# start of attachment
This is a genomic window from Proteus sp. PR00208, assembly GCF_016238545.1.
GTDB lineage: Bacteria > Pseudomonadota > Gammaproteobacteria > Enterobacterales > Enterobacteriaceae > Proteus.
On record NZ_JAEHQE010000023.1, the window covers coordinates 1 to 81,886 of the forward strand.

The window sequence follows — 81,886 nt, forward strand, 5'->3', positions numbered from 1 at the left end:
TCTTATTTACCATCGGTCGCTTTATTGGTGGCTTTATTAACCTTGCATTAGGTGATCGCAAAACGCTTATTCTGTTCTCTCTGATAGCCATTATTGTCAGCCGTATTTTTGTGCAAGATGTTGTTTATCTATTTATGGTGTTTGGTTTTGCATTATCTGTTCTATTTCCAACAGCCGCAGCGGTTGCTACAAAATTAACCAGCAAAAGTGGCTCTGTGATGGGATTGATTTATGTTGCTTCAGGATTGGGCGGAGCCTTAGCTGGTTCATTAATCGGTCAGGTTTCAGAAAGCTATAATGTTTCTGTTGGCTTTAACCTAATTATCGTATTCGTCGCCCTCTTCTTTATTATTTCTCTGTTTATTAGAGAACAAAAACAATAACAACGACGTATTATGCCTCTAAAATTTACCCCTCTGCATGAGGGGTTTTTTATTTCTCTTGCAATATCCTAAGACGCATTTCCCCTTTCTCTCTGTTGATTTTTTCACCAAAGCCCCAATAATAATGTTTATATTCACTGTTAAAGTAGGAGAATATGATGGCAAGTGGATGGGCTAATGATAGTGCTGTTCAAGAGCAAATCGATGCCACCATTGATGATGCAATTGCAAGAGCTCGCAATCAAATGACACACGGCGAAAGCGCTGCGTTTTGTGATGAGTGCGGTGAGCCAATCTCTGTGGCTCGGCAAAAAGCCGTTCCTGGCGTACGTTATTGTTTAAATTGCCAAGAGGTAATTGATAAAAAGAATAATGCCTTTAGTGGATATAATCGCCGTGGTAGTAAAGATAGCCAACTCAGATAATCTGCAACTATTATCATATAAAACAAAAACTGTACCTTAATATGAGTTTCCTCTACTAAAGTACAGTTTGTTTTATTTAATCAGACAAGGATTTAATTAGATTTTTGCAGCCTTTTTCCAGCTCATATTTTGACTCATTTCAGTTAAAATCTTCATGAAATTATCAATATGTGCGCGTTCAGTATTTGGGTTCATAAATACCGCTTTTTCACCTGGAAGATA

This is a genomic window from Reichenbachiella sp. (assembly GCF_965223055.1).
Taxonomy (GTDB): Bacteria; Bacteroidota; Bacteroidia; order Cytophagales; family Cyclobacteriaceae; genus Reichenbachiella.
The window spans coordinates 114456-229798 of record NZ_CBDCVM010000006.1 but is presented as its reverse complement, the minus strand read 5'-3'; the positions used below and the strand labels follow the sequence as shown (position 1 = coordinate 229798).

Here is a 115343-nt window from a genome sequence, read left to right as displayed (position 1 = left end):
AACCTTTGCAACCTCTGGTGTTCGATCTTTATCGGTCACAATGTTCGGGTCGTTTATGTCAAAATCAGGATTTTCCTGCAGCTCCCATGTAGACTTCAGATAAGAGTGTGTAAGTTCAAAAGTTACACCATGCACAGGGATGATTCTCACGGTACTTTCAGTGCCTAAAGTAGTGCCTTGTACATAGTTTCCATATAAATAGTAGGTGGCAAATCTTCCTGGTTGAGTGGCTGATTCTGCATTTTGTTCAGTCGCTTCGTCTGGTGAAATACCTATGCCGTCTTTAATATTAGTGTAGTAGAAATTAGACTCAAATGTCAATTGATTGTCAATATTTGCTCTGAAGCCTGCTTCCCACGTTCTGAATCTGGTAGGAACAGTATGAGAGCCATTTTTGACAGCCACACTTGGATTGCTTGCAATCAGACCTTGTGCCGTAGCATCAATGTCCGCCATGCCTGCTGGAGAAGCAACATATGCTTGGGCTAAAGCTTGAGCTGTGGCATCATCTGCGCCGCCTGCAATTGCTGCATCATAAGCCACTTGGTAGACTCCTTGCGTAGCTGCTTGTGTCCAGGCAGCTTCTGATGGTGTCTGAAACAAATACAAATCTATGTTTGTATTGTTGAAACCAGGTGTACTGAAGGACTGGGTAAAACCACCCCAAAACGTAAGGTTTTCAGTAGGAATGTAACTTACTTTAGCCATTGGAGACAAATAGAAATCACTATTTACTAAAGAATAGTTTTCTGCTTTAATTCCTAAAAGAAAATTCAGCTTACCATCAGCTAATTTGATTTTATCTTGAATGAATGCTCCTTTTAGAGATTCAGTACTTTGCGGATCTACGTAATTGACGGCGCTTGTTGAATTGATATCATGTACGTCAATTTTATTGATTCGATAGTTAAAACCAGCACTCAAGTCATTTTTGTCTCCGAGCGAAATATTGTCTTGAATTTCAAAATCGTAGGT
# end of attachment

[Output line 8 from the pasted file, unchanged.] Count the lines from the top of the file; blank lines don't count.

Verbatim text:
The window spans coordinates 114456-229798 of record NZ_CBDCVM010000006.1 but is presented as its reverse complement, the minus strand read 5'-3'; the positions used below and the strand labels follow the sequence as shown (position 1 = coordinate 229798).